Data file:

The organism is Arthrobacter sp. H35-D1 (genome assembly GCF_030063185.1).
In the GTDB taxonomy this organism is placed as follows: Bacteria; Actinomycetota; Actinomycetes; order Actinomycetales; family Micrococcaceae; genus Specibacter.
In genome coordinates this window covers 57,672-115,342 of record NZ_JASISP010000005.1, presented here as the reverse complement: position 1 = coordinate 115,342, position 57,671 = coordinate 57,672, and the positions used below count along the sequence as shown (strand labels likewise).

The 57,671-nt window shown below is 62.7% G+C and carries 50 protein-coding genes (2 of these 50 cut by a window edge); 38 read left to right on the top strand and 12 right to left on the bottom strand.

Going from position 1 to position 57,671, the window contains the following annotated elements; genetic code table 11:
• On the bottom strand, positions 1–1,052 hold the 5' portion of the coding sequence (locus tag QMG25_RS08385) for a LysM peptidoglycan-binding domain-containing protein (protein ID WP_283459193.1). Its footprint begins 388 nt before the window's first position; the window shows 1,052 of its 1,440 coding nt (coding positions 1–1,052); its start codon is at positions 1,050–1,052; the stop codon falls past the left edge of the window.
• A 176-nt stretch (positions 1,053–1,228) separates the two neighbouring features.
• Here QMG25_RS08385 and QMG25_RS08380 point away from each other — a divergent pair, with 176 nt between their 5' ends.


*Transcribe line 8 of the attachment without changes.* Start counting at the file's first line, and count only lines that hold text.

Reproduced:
• Here QMG25_RS08385 and QMG25_RS08380 point away from each other — a divergent pair, with 176 nt between their 5' ends.